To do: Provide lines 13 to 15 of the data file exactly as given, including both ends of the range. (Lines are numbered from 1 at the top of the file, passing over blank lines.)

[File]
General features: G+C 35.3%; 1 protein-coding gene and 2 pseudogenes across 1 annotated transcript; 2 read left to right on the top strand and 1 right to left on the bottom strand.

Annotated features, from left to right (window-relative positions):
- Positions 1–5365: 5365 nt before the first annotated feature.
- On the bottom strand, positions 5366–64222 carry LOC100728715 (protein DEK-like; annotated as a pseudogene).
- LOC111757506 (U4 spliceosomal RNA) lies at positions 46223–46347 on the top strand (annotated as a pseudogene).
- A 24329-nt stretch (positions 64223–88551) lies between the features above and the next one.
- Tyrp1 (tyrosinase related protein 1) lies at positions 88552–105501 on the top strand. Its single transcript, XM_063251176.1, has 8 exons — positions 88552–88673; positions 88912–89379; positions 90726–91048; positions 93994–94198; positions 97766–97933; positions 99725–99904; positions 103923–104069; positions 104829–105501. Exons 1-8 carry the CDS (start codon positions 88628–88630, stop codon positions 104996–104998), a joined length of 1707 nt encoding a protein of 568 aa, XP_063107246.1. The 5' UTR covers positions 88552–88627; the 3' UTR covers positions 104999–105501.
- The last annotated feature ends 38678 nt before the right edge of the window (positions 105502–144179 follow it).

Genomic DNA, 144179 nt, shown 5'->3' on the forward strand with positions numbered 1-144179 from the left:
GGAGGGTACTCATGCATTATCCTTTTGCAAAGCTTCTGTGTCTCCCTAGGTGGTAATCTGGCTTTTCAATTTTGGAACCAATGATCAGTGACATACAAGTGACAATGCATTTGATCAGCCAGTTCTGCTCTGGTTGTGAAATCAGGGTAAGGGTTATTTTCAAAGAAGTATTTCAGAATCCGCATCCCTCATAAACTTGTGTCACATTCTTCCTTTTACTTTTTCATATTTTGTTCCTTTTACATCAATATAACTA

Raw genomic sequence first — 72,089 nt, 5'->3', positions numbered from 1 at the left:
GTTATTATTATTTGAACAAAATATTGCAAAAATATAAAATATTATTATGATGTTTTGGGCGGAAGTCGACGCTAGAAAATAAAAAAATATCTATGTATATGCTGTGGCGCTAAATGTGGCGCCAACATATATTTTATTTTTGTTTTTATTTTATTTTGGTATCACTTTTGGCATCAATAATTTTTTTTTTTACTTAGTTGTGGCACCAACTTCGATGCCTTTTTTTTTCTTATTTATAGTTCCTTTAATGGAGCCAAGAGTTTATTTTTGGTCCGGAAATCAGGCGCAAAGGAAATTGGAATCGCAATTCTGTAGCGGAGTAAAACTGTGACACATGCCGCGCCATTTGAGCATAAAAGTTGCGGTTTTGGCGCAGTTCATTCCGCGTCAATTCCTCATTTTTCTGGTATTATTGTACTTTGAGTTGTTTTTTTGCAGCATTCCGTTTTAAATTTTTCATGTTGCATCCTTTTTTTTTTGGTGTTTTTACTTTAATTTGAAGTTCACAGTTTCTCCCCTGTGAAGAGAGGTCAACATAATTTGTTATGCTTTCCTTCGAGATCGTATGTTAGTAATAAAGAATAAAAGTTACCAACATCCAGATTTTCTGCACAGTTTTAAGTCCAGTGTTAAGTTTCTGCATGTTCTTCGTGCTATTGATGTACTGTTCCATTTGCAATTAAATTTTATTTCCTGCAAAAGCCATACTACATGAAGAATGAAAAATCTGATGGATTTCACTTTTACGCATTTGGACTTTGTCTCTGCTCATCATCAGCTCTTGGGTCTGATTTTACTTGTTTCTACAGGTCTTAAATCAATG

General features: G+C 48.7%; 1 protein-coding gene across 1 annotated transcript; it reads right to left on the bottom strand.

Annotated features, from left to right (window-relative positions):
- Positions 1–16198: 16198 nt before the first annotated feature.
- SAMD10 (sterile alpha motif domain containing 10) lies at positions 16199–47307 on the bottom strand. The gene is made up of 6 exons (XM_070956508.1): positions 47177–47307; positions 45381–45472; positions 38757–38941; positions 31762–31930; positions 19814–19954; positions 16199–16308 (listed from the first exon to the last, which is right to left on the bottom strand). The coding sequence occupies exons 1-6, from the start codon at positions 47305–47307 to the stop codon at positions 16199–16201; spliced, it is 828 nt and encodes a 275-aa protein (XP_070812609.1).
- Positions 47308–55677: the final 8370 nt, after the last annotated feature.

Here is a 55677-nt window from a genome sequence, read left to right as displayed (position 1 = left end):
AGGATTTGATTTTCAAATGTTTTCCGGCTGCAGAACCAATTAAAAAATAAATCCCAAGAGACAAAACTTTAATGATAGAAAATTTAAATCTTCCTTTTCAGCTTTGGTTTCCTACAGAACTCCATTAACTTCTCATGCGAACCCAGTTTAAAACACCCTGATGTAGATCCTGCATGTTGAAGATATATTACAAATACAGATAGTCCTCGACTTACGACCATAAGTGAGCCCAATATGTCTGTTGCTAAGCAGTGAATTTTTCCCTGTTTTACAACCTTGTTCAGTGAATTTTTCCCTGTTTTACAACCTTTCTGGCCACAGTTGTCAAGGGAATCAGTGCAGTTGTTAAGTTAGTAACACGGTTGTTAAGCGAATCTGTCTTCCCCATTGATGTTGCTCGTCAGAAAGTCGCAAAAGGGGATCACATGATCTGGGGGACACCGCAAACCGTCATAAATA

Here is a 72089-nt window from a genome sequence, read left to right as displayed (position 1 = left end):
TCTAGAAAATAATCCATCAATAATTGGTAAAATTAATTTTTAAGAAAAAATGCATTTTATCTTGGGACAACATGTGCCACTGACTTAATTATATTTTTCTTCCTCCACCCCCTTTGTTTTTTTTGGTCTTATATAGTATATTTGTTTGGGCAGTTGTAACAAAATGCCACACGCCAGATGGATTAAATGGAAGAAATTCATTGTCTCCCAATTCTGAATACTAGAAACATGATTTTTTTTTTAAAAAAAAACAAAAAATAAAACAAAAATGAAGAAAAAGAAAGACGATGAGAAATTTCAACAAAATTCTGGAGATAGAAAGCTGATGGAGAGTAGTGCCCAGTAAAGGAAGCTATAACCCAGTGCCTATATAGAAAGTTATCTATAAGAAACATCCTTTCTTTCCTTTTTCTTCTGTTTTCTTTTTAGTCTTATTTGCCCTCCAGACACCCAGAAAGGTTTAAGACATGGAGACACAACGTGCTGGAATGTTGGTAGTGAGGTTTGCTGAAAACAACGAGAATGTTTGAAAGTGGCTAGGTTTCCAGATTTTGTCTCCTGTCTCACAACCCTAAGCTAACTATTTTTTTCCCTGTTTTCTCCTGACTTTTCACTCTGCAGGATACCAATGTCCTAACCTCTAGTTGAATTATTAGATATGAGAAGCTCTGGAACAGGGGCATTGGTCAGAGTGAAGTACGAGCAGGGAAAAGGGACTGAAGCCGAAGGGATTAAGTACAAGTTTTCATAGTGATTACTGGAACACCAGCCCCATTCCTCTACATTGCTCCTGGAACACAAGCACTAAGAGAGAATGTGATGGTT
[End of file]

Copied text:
General features: G+C 48.7%; 1 protein-coding gene across 1 annotated transcript; it reads right to left on the bottom strand.

Annotated features, from left to right (window-relative positions):
- Positions 1–16198: 16198 nt before the first annotated feature.